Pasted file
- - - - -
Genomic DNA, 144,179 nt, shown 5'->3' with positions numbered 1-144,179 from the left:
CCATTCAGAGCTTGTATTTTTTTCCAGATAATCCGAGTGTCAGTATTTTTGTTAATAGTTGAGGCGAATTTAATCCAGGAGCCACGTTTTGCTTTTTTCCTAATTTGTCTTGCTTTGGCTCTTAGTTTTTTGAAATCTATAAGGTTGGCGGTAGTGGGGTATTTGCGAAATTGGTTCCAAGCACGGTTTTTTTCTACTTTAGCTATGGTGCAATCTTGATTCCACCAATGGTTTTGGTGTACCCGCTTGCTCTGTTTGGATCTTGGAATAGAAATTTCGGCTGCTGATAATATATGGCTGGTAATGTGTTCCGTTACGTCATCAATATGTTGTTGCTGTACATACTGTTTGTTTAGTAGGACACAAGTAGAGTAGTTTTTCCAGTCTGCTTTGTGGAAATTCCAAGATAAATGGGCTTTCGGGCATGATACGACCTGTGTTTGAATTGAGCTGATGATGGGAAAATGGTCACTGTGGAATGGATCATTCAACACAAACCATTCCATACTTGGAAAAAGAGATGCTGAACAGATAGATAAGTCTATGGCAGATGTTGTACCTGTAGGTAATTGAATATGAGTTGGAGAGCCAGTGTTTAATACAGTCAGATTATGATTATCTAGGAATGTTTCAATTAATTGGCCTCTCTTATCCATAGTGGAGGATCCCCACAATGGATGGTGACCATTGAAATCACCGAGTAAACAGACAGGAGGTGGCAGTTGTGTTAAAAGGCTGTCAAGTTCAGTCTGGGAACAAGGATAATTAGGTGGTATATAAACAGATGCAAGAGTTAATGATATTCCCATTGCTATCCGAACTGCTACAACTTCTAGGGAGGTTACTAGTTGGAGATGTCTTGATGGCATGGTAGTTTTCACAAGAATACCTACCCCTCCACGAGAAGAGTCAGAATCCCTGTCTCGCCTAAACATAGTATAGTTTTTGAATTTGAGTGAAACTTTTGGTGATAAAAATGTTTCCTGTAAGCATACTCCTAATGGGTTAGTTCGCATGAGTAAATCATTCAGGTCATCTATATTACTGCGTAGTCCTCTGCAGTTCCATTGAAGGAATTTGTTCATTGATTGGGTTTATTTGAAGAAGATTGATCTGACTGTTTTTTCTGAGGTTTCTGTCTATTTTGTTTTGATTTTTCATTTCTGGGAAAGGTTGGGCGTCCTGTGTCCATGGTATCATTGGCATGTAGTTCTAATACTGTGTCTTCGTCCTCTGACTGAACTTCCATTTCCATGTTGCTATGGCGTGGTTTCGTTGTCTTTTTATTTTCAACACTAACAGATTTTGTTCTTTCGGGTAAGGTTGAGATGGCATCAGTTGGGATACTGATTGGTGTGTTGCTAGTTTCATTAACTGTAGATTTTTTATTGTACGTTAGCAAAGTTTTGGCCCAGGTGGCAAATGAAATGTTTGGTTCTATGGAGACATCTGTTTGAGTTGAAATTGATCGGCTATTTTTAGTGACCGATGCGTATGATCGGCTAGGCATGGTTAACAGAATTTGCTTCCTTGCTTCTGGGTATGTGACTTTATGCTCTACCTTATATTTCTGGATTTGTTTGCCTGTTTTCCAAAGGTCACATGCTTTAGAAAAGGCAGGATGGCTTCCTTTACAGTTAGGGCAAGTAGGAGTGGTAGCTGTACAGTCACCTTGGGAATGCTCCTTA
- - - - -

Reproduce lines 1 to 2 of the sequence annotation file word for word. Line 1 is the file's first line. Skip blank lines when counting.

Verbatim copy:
Genomic DNA, 144,179 nt, shown 5'->3' with positions numbered 1-144,179 from the left:
CCATTCAGAGCTTGTATTTTTTTCCAGATAATCCGAGTGTCAGTATTTTTGTTAATAGTTGAGGCGAATTTAATCCAGGAGCCACGTTTTGCTTTTTTCCTAATTTGTCTTGCTTTGGCTCTTAGTTTTTTGAAATCTATAAGGTTGGCGGTAGTGGGGTATTTGCGAAATTGGTTCCAAGCACGGTTTTTTTCTACTTTAGCTATGGTGCAATCTTGATTCCACCAATGGTTTTGGTGTACCCGCTTGCTCTGTTTGGATCTTGGAATAGAAATTTCGGCTGCTGATAATATATGGCTGGTAATGTGTTCCGTTACGTCATCAATATGTTGTTGCTGTACATACTGTTTGTTTAGTAGGACACAAGTAGAGTAGTTTTTCCAGTCTGCTTTGTGGAAATTCCAAGATAAATGGGCTTTCGGGCATGATACGACCTGTGTTTGAATTGAGCTGATGATGGGAAAATGGTCACTGTGGAATGGATCATTCAACACAAACCATTCCATACTTGGAAAAAGAGATGCTGAACAGATAGATAAGTCTATGGCAGATGTTGTACCTGTAGGTAATTGAATATGAGTTGGAGAGCCAGTGTTTAATACAGTCAGATTATGATTATCTAGGAATGTTTCAATTAATTGGCCTCTCTTATCCATAGTGGAGGATCCCCACAATGGATGGTGACCATTGAAATCACCGAGTAAACAGACAGGAGGTGGCAGTTGTGTTAAAAGGCTGTCAAGTTCAGTCTGGGAACAAGGATAATTAGGTGGTATATAAACAGATGCAAGAGTTAATGATATTCCCATTGCTATCCGAACTGCTACAACTTCTAGGGAGGTTACTAGTTGGAGATGTCTTGATGGCATGGTAGTTTTCACAAGAATACCTACCCCTCCACGAGAAGAGTCAGAATCCCTGTCTCGCCTAAACATAGTATAGTTTTTGAATTTGAGTGAAACTTTTGGTGATAAAAATGTTTCCTGTAAGCATACTCCTAATGGGTTAGTTCGCATGAGTAAATCATTCAGGTCATCTATATTACTGCGTAGTCCTCTGCAGTTCCATTGAAGGAATTTGTTCATTGATTGGGTTTATTTGAAGAAGATTGATCTGACTGTTTTTTCTGAGGTTTCTGTCTATTTTGTTTTGATTTTTCATTTCTGGGAAAGGTTGGGCGTCCTGTGTCCATGGTATCATTGGCATGTAGTTCTAATACTGTGTCTTCGTCCTCTGACTGAACTTCCATTTCCATGTTGCTATGGCGTGGTTTCGTTGTCTTTTTATTTTCAACACTAACAGATTTTGTTCTTTCGGGTAAGGTTGAGATGGCATCAGTTGGGATACTGATTGGTGTGTTGCTAGTTTCATTAACTGTAGATTTTTTATTGTACGTTAGCAAAGTTTTGGCCCAGGTGGCAAATGAAATGTTTGGTTCTATGGAGACATCTGTTTGAGTTGAAATTGATCGGCTATTTTTAGTGACCGATGCGTATGATCGGCTAGGCATGGTTAACAGAATTTGCTTCCTTGCTTCTGGGTATGTGACTTTATGCTCTACCTTATATTTCTGGATTTGTTTGCCTGTTTTCCAAAGGTCACATGCTTTAGAAAAGGCAGGATGGCTTCCTTTACAGTTAGGGCAAGTAGGAGTGGTAGCTGTACAGTCACCTTGGGAATGCTCCTTA